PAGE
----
It’s very rare for a sci-fi film to get Oscar nominations outside of the technical categories, so it’s truly exceptional that Arrival scored eight of them, including Best Picture, Best Director, Best Screenplay and Best Actress. It may have won just one Academy Award – Best Achievement in Sound Editing – but it’s still highly unusual.
In the movie, the world is shocked when 12 mysterious ovoid spaceships arrive at various points around the planet, hanging in the sky. One of them is over American soil, so the government decides it needs to know what’s going on. Inside the ship are two aliens – which look like a cross between trees and octopuses – but there’s no way to communicate with them.
They call in a team, including linguist Louise Banks (Amy Adams), to try to work out how to talk to the visitors to find out why they’re there. This proves complex, with Louise needing to figure out both how the creatures communicate and how their written language works. This is complicated by the fact that the other ships are in other countries, and while initially the nations work together, as fear grows over what the aliens’ intentions are, things begins to break down.
As Louise gets closer to some answers, she also has to make some decisions about the death of her daughter.
Arrival is an intriguing and unusual major Hollywood movie, which is more interested in ideas and science than non-stop action. It certainly builds tension and excitement, but does it more through character and concepts than action and explosions. That’s not to say there aren’t some more traditional story elements – much of which involves Forest Whitaker and Michael Stuhlbarg being stock G-men who want answers and distrusts everything – but the central spine of the movie is the difficulty of communication, and how time and memory work.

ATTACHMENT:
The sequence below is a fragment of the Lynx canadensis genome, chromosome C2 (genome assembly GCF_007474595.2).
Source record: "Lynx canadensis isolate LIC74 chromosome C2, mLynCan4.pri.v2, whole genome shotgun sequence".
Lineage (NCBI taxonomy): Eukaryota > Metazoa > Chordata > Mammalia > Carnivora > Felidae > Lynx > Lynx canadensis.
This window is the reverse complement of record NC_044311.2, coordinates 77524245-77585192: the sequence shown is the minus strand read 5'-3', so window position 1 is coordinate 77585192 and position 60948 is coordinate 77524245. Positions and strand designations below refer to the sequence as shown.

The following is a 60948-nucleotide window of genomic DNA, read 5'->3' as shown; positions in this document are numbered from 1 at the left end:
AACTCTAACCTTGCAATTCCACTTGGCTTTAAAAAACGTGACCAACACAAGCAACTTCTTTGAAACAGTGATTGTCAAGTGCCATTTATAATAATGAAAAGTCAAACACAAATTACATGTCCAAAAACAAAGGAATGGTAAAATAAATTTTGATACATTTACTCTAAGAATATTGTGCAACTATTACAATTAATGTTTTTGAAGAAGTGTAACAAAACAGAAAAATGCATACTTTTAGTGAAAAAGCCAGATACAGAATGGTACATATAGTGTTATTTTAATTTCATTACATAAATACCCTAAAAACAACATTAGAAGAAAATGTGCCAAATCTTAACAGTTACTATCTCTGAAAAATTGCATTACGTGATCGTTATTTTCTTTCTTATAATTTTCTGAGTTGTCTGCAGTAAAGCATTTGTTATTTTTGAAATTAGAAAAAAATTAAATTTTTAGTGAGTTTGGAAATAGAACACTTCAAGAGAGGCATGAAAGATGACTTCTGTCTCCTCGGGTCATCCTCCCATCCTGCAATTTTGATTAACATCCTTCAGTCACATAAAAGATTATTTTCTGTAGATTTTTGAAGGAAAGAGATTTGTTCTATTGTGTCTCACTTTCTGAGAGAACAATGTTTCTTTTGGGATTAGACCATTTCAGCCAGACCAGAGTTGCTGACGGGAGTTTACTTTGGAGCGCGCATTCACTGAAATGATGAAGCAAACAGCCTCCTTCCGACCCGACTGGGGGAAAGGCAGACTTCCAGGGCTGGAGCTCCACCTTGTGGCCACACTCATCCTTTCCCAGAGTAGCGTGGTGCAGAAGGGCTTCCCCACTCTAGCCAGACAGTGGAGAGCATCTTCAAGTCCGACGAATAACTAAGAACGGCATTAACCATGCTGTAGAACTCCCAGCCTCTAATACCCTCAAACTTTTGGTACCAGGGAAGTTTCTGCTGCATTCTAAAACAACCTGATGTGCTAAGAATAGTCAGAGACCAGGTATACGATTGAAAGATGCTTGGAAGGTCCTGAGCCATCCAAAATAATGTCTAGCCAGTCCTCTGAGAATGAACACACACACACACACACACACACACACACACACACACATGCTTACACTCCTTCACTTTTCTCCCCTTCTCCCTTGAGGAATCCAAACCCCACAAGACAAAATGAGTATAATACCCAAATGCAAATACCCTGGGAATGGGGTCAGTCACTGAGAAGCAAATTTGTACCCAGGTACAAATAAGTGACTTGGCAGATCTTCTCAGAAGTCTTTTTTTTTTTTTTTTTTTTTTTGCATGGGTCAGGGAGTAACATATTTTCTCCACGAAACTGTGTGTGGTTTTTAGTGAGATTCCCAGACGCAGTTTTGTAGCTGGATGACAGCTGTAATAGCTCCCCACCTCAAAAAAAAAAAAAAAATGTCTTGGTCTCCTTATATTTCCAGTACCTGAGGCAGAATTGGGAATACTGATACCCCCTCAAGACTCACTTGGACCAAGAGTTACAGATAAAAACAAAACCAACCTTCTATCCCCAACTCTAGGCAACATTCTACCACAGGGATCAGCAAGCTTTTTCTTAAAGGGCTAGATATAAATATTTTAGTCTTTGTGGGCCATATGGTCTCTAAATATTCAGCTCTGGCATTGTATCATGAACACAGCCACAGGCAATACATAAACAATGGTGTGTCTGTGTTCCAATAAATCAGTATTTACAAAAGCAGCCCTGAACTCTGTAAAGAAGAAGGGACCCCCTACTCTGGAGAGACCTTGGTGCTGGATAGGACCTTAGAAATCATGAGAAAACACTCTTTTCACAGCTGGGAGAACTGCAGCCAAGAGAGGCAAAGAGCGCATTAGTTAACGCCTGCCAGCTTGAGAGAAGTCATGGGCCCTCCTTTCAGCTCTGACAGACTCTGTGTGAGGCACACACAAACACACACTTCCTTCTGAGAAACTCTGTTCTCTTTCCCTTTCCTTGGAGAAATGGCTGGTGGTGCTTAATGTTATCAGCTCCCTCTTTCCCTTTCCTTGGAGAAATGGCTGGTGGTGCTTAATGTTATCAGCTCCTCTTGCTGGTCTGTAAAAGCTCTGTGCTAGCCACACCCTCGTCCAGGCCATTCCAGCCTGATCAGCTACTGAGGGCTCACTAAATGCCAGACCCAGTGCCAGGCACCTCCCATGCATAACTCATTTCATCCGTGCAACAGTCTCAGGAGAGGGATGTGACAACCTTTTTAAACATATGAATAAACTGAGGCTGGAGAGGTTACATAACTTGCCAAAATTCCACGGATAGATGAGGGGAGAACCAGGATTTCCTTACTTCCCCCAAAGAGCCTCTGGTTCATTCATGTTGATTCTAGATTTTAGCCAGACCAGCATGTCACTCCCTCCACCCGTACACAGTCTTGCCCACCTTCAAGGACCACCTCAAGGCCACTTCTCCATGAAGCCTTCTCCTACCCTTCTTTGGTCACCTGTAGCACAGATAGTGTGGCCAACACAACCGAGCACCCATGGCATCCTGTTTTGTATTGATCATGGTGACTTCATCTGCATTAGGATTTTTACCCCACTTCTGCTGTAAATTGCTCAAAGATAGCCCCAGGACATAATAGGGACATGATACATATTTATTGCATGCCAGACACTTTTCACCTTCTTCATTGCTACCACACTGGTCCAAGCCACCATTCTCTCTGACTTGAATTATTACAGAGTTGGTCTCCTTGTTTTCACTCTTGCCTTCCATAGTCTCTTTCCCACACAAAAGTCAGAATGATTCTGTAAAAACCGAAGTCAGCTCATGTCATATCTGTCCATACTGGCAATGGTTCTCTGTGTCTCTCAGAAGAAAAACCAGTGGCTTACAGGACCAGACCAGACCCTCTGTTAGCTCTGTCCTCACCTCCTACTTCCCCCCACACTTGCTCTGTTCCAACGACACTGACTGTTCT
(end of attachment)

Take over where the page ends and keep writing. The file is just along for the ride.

The thing that really helps it stands out is the narrative turnaround it does towards the end, which makes you re-evaluate what you’ve just seen. Without it, it would be a good film, but probably not one that would have troubled the Oscar voters. With it, it becomes far more interesting and thought provoking, and perhaps most smartly, the way the ‘twist’ works, actually works thematically for what it’s talking about, so doesn’t come across a gimmicky or contrived. It does take a little mental gymnastics to work out exactly what it’s talking about, but it’s good.
It also looks great, with lots of time spent of the look of the aliens, the spaceships and the spaces the interactions take place in. The way it’s filmed helps add to the tension, to create something that slowly pulls you further and further in, as it presents more and more fascinating questions. It helps too that Amy Adams puts in a great performance in a role that it absolutely central to the movie’s success.
Those interested in the ideas and science, will be pleased to hear that the special features include some featurettes involving scientists and the filmmakers talking about the concepts and how they work. That includes things such as the need to create a particular form of language for the movie, and how the human mind is just our way of looking at the universe and how other forms of life could see things in vastly different ways.
Overall Verdict: An intriguing and thought-provoking movie, that breaks the mould of sci-fi by not needing an endless parade of action, or indeed the assumption that aliens will automatically want to kill us all.
Reviewer: Tim Isaac